March 1, 2013

Coverage of the first Conference on Protection of Cultural Property in Asia (15-18 February 2013, Thimphu, Bhutan)

Snowy entrance to convention center in Thimphu, Bhutan
By Julia Brennan, ARCA Alum 2009

Part I

The Royal Government of Bhutan graciously hosted the first Asian-based cultural security conference, under the auspices of the Ministry of Home and Cultural Affairs (MoHCa), and funded by Interpol and the Norwegian Department of Foreign Affairs. It was the first attempt to bring together professionals in the culture protection and law enforcement sectors to begin to develop networks and alliances in this region. In funding this convening, Interpol’s goal is to launch stronger initiatives with member states in Asia—promoting engagement and information exchange; regular posting on the stolen art database; and sustainable relationships with Asian country law enforcement and customs agencies.

The Royal Government of Bhutan was a gracious and generous host. For many attendees, it was a first visit to this remarkable and beautiful Kingdom.  This gathering was unlike most conferences where attendees are ‘on their own’ for most evenings and free days.  Instead, the foreign guests were treated to well-organized cultural tours of sacred monasteries and museums, and feted with rich local meals, cultural dance programs, comfortable hotels, hot stone baths, and quick shopping sprees - a rich and generous welcome and introduction to Bhutan. Everyone was humbled by the kindness and all-inclusiveness of our hosts.

The marchang, a traditional Bhutanese ceremony, performed.
Opening day began at the National Convention Center started with the marchang, a traditional Bhutanese ceremony performed to promote an auspicious start to a new endeavor. That night, a deep snow fell blanketing the country – an auspicious sign for our forum to protect cultural heritage. We were profusely thanked and blessed, as indeed the deities were pleased with our conference; the much-needed snow heralded a good start to the new year of the Water Snake, a robust harvest, and an end to the forest fires.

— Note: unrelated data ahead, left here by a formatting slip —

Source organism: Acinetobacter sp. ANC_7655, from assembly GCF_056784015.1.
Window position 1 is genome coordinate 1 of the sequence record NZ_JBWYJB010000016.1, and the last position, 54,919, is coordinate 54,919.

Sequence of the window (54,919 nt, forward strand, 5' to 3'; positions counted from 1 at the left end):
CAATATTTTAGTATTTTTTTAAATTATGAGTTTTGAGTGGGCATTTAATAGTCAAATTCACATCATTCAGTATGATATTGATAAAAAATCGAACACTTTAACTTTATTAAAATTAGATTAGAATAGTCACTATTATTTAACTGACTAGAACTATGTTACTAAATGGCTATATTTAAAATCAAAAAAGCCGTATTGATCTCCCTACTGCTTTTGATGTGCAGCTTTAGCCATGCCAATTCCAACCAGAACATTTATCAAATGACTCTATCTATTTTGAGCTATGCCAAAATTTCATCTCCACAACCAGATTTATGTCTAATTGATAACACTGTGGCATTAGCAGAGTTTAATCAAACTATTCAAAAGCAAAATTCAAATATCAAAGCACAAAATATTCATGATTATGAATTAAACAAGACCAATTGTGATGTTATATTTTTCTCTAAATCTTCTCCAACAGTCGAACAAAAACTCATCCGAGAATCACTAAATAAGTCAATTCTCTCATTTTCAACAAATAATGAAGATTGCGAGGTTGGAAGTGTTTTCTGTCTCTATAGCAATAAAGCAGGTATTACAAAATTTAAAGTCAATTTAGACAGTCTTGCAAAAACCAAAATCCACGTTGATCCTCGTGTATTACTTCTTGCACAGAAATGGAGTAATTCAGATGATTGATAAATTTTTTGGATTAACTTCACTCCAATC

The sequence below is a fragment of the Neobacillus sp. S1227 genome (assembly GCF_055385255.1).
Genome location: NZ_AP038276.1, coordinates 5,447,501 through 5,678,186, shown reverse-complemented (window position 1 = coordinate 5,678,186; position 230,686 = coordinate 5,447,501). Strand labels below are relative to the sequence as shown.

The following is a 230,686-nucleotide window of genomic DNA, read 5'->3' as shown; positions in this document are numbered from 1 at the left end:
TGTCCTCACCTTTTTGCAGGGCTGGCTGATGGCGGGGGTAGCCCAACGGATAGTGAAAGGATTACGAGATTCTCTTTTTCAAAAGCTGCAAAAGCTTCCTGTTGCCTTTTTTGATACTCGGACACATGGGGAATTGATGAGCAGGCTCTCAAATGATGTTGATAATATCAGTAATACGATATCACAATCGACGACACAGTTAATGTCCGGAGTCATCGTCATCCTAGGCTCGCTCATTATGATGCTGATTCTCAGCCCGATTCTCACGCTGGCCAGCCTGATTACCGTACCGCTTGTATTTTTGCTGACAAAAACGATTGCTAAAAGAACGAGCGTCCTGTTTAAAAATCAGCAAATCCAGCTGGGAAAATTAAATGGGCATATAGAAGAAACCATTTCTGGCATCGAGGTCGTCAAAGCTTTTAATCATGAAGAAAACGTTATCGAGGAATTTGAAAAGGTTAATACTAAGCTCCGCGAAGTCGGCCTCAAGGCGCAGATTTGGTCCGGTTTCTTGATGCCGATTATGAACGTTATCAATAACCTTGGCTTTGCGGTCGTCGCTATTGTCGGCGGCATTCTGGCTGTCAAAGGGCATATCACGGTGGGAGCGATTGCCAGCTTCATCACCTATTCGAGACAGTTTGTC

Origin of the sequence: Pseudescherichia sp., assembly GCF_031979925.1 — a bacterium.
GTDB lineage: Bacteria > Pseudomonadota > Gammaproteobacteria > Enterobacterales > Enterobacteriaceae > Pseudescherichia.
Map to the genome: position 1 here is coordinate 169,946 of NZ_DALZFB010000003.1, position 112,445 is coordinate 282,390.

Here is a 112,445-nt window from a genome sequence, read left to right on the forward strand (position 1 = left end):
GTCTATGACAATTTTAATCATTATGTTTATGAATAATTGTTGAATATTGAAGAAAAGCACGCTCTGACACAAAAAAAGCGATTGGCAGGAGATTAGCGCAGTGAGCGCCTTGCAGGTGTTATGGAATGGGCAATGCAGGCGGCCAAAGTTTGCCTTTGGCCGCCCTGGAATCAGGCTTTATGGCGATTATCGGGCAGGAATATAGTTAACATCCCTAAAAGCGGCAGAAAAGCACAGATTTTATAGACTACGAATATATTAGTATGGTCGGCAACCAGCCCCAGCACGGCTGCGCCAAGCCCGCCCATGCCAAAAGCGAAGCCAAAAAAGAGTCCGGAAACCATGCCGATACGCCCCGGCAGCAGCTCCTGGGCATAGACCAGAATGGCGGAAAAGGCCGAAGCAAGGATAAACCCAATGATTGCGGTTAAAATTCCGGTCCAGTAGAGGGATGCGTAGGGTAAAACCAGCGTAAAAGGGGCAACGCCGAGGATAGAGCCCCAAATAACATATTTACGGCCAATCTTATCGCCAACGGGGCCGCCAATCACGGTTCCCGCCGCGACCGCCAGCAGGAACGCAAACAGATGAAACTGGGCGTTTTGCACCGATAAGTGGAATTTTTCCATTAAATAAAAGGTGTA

In attendance were about 30 international participants and 60 Bhutanese. The Bhutanese representation included the Cultural Officer and local police chief from each of the 20 national districts, as well as professionals from the Ministry of Home and Culture, local museums, and monasteries. Foreign participants came from Germany, Switzerland, France, Italy, The Netherlands, UK, USA, Korea, Australia, Vietnam, China and India. The strongest law enforcement sector heralded from Europe, with the Executive Director of Police Services of Interpol, M. Jean-Michel Louboutin as the Honorable Chief Guest. European police, investigators, criminologists, and customs agents made up the strongest component of the conference.

Interpol's Jean-Michel Louboutin with Brigadier Kipchu Namgyel, Chief of Police Royal Bhutan Police
The 20 presenters, chiefly non-Asian, laid out sound instruments, platforms, and methodologies for combatting the illicit trade and retrieving lost cultural heritage. It was a powerful tool kit that we began with.  It covered national and international laws, conventions, inventories and object ID databases, and international joint customs operations.  Presenters reviewed platforms such as ARCHEO, COLOSEUM, ICOM’s Red List and INTERPOL’s stolen art database.  Additional information was provided about museum security measures; investigations by police and criminologists; the role of prosecutors; the importance of preventative measures adopted from the conservation practice; and grass roots initiatives in culturally-rich areas.  The content-rich agenda even covered liaison with tourist and local infrastructure; use of the media to build awareness and participation; development of emergency and disaster preparedness; and the role of market versus source countries in the fight to protect cultural property.